Cinema made us fearful of William Blake’s formidable watercolor series, depicting the Great Red Dragon in various scenes from the Book of Revelation.
But Blake’s works and the biblical tale are terrifying enough on their own:
Then another sign appeared in the sky; it was a huge red dragon, with seven heads and ten horns, and on its heads were seven diadems. Its tail swept away a third of the stars in the sky and hurled them down to the earth.
Then the dragon stood before the woman about to give birth, to devour her child when she gave birth.
Detail from F.G. Gainsford’s portrait of John Polidori, ca. 1816, the year he would accompany Lord Byron to his Lake Geneva villa.
From that famed night of ghost-stories in a Lake Geneva villa in 1816, as well as Frankenstein’s monster, there arose that other great figure of 19th-century gothic fiction – the vampire – a creation of Lord Byron’s personal physician John Polidori.
Andrew McConnell Stott explores how a fractious relationship between Polidori and his poet employer lies behind the tale, with Byron himself providing a model for the blood-sucking aristocratic figure of the legend we are familiar with today.
Lord Byron in traditional Albanian dress, a replica painted by Thomas Phillips (in 1835) of his original painting of 1813.
“The Vampyre” is a product of 1816, the “year without summer,” in which Lord Byron left England in the wake of a disintegrating marriage and rumours of incest, sodomy and madness, to travel to the banks of Lake Geneva and there loiter with Percy and Mary Shelley (then still Mary Godwin).
Polidori served as Byron’s travelling physician, and played an active role in the summer’s tensions and rivalries, as well as participating in the famous night of ghost stories that produced Mary Shelley’s “hideous progeny,” Frankenstein; or, The Modern Prometheus.
Like Frankenstein, “The Vampyre” draws extensively on the mood at Byron’s Villa Diodati. But whereas Mary Shelley incorporated the orchestral thunderstorms that illuminated the lake and the sublime mountain scenery that served as a backdrop to Victor Frankenstein’s struggles, Polidori’s text is woven from the invisible dynamics of the Byron-Shelley circle, and especially the humiliations he suffered at Byron’s hand.
Detail from a hand-colored engraving of Villa Diodati, by Edward Francis Finden, ca. 1833, after a drawing by William Purser.
Many moons ago I lived. Again I come. Patience Worth my name. Wait, I would speak with thee. If thou shalt live, then so shall I… Good friends, let us be merrie.
On July 8th 1913, after months of experimentation, a St. Louis housewife named Pearl Curran finally had a breakthrough with her Ouija board.
From this initial correspondence, Pearl Curran wrote (or depending on your perspective, transcribed) millions of words she attributed to a seventeenth-century poet who called herself Patience Worth.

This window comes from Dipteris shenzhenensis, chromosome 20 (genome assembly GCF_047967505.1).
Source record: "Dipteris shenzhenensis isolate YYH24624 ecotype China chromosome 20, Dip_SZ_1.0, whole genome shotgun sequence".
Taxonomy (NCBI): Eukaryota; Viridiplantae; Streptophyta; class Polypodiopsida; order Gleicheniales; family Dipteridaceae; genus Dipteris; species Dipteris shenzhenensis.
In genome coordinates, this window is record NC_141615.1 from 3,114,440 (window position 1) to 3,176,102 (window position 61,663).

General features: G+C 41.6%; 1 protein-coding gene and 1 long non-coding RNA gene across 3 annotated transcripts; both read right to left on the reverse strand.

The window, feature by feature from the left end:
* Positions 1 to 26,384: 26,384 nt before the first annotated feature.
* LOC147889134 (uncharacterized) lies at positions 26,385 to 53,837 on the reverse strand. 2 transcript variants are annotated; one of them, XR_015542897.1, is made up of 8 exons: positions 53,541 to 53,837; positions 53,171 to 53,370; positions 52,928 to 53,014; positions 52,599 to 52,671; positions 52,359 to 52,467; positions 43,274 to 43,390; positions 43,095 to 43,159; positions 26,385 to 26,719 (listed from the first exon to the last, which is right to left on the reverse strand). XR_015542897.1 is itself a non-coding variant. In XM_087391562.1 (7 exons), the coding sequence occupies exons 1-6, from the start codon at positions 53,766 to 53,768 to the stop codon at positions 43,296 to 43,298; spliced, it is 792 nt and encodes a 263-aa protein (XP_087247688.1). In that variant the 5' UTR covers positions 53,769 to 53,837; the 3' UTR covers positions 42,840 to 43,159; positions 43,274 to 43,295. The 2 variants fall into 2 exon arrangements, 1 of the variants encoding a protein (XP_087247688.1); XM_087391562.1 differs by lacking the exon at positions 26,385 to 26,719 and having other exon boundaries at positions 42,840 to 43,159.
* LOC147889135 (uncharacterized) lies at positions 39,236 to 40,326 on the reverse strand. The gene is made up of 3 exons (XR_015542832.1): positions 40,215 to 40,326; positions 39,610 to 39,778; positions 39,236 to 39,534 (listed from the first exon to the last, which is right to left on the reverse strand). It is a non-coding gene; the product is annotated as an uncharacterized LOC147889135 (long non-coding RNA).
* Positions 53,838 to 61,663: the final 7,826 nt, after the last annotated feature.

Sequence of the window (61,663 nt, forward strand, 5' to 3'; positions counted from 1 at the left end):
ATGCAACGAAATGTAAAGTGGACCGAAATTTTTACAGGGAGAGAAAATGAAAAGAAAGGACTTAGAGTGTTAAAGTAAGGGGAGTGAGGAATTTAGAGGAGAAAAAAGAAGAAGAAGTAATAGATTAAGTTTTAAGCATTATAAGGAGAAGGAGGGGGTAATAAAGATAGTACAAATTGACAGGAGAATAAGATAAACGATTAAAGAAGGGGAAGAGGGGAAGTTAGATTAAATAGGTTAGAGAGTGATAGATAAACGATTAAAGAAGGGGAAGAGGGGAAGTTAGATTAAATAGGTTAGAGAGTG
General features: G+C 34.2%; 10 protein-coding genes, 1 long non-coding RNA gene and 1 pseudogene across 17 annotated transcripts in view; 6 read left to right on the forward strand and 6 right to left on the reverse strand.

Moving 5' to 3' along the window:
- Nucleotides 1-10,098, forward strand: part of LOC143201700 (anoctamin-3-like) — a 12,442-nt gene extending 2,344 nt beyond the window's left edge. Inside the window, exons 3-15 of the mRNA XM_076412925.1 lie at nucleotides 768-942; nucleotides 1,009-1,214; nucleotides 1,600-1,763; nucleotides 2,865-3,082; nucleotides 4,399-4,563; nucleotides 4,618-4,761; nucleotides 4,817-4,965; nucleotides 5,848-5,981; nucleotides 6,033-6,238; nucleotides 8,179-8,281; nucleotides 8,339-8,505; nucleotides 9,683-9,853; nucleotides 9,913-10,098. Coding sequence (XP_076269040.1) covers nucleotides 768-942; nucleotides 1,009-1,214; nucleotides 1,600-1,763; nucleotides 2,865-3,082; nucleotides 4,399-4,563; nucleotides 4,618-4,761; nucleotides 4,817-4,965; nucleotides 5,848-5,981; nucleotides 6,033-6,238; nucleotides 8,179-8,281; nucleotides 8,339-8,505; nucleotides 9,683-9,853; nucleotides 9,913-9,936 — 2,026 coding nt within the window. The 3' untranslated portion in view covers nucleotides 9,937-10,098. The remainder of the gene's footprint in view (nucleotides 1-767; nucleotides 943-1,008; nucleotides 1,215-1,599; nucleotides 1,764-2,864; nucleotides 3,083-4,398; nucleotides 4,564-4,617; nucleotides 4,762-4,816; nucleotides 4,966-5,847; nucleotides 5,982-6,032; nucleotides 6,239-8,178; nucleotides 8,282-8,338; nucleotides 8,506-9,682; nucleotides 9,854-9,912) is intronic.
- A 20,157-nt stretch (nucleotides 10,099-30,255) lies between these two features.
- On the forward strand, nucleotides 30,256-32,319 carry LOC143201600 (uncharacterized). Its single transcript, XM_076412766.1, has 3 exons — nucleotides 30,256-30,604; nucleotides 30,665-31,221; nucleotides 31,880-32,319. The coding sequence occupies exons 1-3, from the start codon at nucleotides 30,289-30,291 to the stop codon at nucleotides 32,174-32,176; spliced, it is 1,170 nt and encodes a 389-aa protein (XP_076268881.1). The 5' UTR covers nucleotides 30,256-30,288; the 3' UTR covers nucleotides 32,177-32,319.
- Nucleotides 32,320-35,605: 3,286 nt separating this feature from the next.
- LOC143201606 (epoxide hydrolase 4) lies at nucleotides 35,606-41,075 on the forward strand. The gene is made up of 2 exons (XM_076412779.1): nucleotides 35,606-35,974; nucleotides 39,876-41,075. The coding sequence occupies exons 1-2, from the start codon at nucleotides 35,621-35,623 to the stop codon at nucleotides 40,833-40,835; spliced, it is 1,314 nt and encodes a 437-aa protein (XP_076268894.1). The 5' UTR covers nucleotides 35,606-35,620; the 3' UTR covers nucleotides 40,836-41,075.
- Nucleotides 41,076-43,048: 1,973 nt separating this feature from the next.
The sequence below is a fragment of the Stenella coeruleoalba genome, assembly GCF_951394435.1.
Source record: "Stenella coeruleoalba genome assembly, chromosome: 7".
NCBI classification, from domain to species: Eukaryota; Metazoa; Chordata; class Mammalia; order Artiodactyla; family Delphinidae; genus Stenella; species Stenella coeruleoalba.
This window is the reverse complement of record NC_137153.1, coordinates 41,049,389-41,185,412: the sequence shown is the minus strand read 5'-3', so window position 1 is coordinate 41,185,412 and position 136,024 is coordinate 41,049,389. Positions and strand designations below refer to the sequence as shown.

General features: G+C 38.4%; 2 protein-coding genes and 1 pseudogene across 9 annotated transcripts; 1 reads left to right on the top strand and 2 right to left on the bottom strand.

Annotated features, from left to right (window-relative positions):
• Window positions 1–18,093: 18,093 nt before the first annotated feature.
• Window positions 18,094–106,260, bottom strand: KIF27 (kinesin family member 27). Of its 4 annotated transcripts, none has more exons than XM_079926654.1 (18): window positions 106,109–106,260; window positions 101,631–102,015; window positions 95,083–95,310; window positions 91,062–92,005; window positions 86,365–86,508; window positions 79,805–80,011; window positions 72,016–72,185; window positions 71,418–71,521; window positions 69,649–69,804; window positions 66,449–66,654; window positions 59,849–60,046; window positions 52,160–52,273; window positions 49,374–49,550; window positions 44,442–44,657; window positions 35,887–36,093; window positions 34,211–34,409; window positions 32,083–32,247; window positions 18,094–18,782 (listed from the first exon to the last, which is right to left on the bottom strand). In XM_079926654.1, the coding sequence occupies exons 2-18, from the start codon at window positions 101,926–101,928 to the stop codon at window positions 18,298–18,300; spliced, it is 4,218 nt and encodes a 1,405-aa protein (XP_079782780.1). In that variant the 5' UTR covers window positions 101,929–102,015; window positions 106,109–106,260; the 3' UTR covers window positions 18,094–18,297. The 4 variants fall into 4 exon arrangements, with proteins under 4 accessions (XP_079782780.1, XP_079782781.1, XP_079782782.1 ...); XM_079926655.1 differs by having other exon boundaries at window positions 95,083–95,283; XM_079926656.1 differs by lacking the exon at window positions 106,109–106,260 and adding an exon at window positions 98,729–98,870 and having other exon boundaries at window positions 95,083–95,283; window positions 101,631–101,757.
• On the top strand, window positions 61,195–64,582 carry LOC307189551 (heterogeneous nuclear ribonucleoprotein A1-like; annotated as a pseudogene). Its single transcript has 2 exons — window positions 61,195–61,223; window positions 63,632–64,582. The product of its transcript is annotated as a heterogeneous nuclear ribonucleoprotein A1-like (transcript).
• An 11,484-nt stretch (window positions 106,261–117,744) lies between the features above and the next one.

Historical novels, religious tracts, and lyric poems were published and embraced by mainstream scholars as authentic examples of early American literature mediated from beyond the grave.
The figure of Patience Worth was commended as an exemplary writer by organizations such as the Joint Committee of Literary Arts of New York.
She was included in journals alongside such future canonical authors as Edna St. Vincent Millay and she appeared in collections such as the Anthology of Magazine Writing and the Yearbook of American Poetry.
All the more amazingly, readers and critics agreed that this was new work by a woman who claimed to have been dead for more two and a half centuries.
The book, published by Feral House, explores an art historical hero not well known to the masses.
So here’s a primer: Mortensen began as a Hollywood artist; a contemporary of Cecil B. DeMille who worked in everything from set decoration to costumery.
He was a photographer too, and as the jack-of-all-trades grew more popular in the film industry, he was able to photograph the likes of Jean Harlow and Peter Lorre, the resulting images ending up in glamorous magazines and bestselling books.
Except Mortensen was no typical portrait artist.
Influenced by the burgeoning genre of horror film growing inside studios like Universal in the 1920s and ’30s, he produced portraits that were more nightmare than reality.
Manipulating his images with printmaking techniques and rather primitive collage-like practices, his artworks looked like paintings rather than photographs.
Given the subject matter — monster primates, transfixing nudes and anything occult — it was just easier to assume the former.
His non-celebrity imagery had no limits, as he obsessed over torture, death and unbridled sexuality.
“In Mortensen’s mind, the grotesque had essential value for ‘the escape it provides from cramping realism,’” Moynihan writes in the first few pages of American Grotesque.
Split into five parts, the book outlines not only the biography of one of American art’s most complex and mystifying characters, but also the evolution and perception of Mortensen’s “ends-justify-the-means” way of photographing people and places.
(“He was willing to use any and all techniques of photographic manipulation to obtain the picture he desired.”)